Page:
Russia's ambitions to head international police agency Interpol were dashed Wednesday after delegates chose acting head South Korean Kim Jong Yang to take the role.
Alexander Prokopchuk, a former Russian Interior Ministry official had been expected to be elected president, but critics opposed his nomination, accusing Moscow of using Interpol's systems to target and pursue the Kremlin's political foes.
On Monday a bipartisan group of US senators released a letter saying the election of Prokopchuk would be "akin to putting a fox in charge of a henhouse."
Kim was elected at the 87th session of the organization's General Assembly in Dubai, which gathered around 1,000 senior law enforcement officials from across the globe. Kim will serve as president for the remainder of the current mandate, until 2020.
US Secretary of State Mike Pompeo had endorsed Kim, a South Korean police official, to replace former president, Meng Hongwei, who was recently detained on his return to China.
The organization's former president, Meng Hongwei, went missing on his return to China in late September. His wife Grace Meng raised the alarmed 10 days later and said she'd received threats via social networks and telephone.
Chinese authorities later announced Meng was being held and investigated for alleged corruption. Meng, who was also a vice minister of public security in China, has been accused of accepting bribes and committing unspecified other crimes.
A statement from Interpol's Secretary General Jurgen Stock dated October 6 said the organization had requested "clarification" from the Chinese authorities on Meng's status.
"Interpol's General Secretariat looks forward to an official response from China's authorities to address concerns over the President's well-being," the statement said.
The following day the international law enforcement agency released another statement, confirming it had received Meng's resignation.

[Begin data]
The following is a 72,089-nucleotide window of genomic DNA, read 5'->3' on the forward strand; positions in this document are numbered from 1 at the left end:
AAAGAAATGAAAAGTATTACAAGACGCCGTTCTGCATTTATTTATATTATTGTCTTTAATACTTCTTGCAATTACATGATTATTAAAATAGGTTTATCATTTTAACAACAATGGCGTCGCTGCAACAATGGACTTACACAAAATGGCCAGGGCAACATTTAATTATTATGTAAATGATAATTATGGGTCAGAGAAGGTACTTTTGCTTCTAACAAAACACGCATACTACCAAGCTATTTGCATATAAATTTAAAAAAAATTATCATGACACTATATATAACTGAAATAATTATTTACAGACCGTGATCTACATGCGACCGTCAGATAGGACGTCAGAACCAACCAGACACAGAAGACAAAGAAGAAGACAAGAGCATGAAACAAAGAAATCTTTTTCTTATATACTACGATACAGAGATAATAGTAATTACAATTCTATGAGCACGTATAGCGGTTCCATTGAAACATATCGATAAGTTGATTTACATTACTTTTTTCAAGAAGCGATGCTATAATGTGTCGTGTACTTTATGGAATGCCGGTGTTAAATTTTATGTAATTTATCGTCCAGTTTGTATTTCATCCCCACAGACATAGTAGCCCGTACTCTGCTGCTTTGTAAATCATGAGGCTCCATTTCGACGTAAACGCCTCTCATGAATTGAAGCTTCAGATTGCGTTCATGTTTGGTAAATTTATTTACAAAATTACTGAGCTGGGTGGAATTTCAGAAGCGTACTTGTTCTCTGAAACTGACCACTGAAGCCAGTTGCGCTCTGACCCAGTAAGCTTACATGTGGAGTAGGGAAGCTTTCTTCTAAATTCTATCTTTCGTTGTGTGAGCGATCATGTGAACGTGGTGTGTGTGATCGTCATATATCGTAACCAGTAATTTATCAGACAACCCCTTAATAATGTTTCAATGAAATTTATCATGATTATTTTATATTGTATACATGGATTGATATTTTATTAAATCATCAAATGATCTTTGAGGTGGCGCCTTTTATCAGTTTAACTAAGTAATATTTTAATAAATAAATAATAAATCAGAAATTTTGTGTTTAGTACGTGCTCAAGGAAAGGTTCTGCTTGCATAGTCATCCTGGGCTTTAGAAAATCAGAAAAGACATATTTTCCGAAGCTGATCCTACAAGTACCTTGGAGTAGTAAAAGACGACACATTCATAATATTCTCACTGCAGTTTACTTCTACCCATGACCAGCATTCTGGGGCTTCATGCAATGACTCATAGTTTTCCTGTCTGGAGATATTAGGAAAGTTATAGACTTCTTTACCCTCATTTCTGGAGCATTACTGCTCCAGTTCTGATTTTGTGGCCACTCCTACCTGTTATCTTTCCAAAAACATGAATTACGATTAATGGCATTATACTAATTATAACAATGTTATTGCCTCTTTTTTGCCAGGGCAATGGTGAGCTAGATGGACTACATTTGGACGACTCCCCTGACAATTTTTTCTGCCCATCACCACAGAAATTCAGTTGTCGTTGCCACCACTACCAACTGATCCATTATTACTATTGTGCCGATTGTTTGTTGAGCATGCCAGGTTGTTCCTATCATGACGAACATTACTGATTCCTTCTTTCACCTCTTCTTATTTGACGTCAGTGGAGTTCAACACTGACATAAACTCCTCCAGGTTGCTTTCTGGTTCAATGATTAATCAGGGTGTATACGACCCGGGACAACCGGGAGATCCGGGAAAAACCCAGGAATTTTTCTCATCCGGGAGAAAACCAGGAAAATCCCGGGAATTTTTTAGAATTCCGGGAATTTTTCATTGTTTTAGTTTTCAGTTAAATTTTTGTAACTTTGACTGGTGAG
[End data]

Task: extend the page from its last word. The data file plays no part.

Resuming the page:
In his first public comments since Meng went missing, Stock told a news conference earlier this month that the organization had to accept its former president's resignation.
"There's no reason for me to suspect that anything was forced or wrong," Stock said, according to reports.
On Monday, ahead of the General Assembly, Human Rights Watch criticized the police organization's "curious unconcern about its disappeared ex-chief."
"This is extremely disappointing and worrying behavior from an organization that is supposed to protect people from abuses of power, not aid and abet such infringements," a spokesperson for Grace Meng said.
While the president's role is "to chair the General Assembly and Executive Committee sessions," rather to run the organization day-to-day, according to a statement released by Interpol, it remains an influential position.
The appointment establishes the agency's working committees and "has an influence on policy," Louis Shelley, a transnational crime expert and director of the Terrorism, Transnational Crime and Corruption Center at George Mason University, told CNN ahead of Kim's election.
"It's not as if it's just some figurehead," Shelley said at the time, arguing that, had the Russian been elected it would have "totally (politicized) the organization" turning it into "a political tool of an authoritarian government."
Prokopchuk's candidacy also drew criticism from Russia's embattled opposition. Leading Putin critic Alexei Navalny tweeted earlier this week that his supporters had "suffered from abuse of Interpol for political persecution by Russia."